An Analysis of the Performance of the UFAM Pulsed Doppler Lidar for Observing the Boundary Layer

Guy Pearson School of Environment and Life Science, University of Salford, Salford, and Halo Photonics Ltd., Leigh, United Kingdom

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Fay Davies School of Environment and Life Science, University of Salford, Salford, United Kingdom

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Chris Collier School of Environment and Life Science, University of Salford, Salford, United Kingdom

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Abstract

The performance of the 1.5-μm pulsed Doppler lidar, operated by the U.K. Universities Facility for Atmospheric Measurement (UFAM) over a 51-day continuous and unattended field deployment in southern England, is described and analyzed with a view to demonstrating the capabilities of the system for remote measurements of aerosols and velocities in the boundary layer. A statistical assessment of the vertical pointing mode in terms of the availability and errors in the data versus range is presented. Examples of lidar data are compared to theoretical predictions, radiosondes, the UFAM radar wind profiler, and an ultrasonic anemometer.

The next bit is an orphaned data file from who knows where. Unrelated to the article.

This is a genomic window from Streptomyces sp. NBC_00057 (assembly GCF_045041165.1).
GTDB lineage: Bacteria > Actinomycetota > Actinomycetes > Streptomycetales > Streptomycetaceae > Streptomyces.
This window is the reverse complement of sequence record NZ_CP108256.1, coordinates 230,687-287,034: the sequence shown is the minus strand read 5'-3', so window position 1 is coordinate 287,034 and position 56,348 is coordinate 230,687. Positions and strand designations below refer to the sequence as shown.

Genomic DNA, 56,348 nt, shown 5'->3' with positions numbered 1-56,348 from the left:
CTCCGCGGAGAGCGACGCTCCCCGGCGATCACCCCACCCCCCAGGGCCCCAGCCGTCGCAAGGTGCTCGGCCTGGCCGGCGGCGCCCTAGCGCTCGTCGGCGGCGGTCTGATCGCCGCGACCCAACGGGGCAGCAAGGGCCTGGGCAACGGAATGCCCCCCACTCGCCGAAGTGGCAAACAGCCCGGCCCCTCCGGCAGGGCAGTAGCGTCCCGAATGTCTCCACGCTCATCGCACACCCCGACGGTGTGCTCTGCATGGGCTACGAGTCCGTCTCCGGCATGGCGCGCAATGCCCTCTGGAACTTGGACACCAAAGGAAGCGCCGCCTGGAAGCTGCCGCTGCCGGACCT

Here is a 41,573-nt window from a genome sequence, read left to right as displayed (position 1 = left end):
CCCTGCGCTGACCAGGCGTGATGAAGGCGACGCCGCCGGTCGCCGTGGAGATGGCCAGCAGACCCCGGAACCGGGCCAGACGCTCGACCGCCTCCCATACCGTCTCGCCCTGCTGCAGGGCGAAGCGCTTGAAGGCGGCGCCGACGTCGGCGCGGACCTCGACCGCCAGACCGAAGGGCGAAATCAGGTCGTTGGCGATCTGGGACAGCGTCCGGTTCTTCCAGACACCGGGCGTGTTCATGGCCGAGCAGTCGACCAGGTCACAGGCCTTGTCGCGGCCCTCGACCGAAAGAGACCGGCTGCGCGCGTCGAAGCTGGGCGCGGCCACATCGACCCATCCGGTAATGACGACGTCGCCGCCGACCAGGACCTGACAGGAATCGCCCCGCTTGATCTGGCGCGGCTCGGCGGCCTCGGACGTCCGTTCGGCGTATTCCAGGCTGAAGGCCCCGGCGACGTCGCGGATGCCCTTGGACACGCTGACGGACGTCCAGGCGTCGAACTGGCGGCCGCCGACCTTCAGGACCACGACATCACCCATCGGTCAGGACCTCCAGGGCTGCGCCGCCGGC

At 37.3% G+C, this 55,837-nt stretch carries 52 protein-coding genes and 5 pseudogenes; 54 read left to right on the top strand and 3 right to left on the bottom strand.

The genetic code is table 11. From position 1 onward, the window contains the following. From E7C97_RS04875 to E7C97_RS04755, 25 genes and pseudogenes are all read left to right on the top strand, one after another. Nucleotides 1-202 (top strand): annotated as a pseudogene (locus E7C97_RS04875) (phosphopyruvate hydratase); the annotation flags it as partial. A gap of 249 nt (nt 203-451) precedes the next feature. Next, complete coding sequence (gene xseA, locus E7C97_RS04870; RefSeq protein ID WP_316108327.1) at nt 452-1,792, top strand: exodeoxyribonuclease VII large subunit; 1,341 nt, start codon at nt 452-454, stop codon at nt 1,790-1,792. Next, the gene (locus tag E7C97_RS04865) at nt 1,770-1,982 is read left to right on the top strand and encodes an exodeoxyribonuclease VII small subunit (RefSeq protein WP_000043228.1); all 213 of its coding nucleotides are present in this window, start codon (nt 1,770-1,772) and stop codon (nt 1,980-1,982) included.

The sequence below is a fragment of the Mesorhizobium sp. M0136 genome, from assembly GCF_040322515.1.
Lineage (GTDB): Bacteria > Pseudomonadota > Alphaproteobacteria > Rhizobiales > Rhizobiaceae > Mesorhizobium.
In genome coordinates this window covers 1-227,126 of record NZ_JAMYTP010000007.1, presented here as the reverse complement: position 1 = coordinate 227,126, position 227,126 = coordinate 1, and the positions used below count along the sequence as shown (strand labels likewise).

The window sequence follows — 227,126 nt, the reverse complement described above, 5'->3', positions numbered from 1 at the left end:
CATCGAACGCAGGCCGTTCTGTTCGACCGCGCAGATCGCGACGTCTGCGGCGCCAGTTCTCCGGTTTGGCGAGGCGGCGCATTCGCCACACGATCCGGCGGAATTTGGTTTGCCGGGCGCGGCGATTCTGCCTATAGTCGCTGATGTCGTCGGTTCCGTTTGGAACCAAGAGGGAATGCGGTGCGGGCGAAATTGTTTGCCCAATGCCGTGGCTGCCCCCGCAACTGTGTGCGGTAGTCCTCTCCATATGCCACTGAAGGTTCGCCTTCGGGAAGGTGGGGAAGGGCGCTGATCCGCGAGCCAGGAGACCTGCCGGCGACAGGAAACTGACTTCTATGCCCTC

Corresponding author address: Guy Pearson, Peel Building, University of Salford, Salford M5 4WT, United Kingdom. Email: guy@halo-photonics.com

Abstract

The performance of the 1.5-μm pulsed Doppler lidar, operated by the U.K. Universities Facility for Atmospheric Measurement (UFAM) over a 51-day continuous and unattended field deployment in southern England, is described and analyzed with a view to demonstrating the capabilities of the system for remote measurements of aerosols and velocities in the boundary layer. A statistical assessment of the vertical pointing mode in terms of the availability and errors in the data versus range is presented. Examples of lidar data are compared to theoretical predictions, radiosondes, the UFAM radar wind profiler, and an ultrasonic anemometer.

Corresponding author address: Guy Pearson, Peel Building, University of Salford, Salford M5 4WT, United Kingdom. Email: guy@halo-photonics.com

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